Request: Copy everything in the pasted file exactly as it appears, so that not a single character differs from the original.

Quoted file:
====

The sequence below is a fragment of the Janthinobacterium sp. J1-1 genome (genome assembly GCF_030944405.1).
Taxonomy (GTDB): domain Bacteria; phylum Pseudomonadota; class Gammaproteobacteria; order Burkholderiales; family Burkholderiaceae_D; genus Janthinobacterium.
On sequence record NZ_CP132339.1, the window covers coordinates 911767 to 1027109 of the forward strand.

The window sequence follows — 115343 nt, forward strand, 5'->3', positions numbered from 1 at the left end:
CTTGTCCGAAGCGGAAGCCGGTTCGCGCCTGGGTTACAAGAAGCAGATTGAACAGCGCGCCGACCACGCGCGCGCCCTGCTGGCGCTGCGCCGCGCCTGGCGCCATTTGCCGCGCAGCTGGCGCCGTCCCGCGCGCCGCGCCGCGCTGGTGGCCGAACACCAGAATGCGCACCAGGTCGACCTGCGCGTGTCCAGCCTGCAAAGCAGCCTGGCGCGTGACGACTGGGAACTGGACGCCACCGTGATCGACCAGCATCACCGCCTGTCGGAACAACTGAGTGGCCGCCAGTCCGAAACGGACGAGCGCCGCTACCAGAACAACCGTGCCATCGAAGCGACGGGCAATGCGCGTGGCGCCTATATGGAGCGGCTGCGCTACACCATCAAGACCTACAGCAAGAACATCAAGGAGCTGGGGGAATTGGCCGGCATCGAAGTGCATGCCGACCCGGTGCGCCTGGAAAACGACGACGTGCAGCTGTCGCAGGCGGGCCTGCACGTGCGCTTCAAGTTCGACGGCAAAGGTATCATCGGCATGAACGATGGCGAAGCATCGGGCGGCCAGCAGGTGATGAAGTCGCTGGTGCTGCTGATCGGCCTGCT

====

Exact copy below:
The sequence below is a fragment of the Janthinobacterium sp. J1-1 genome (genome assembly GCF_030944405.1).
Taxonomy (GTDB): domain Bacteria; phylum Pseudomonadota; class Gammaproteobacteria; order Burkholderiales; family Burkholderiaceae_D; genus Janthinobacterium.
On sequence record NZ_CP132339.1, the window covers coordinates 911767 to 1027109 of the forward strand.

The window sequence follows — 115343 nt, forward strand, 5'->3', positions numbered from 1 at the left end:
CTTGTCCGAAGCGGAAGCCGGTTCGCGCCTGGGTTACAAGAAGCAGATTGAACAGCGCGCCGACCACGCGCGCGCCCTGCTGGCGCTGCGCCGCGCCTGGCGCCATTTGCCGCGCAGCTGGCGCCGTCCCGCGCGCCGCGCCGCGCTGGTGGCCGAACACCAGAATGCGCACCAGGTCGACCTGCGCGTGTCCAGCCTGCAAAGCAGCCTGGCGCGTGACGACTGGGAACTGGACGCCACCGTGATCGACCAGCATCACCGCCTGTCGGAACAACTGAGTGGCCGCCAGTCCGAAACGGACGAGCGCCGCTACCAGAACAACCGTGCCATCGAAGCGACGGGCAATGCGCGTGGCGCCTATATGGAGCGGCTGCGCTACACCATCAAGACCTACAGCAAGAACATCAAGGAGCTGGGGGAATTGGCCGGCATCGAAGTGCATGCCGACCCGGTGCGCCTGGAAAACGACGACGTGCAGCTGTCGCAGGCGGGCCTGCACGTGCGCTTCAAGTTCGACGGCAAAGGTATCATCGGCATGAACGATGGCGAAGCATCGGGCGGCCAGCAGGTGATGAAGTCGCTGGTGCTGCTGATCGGCCTGCT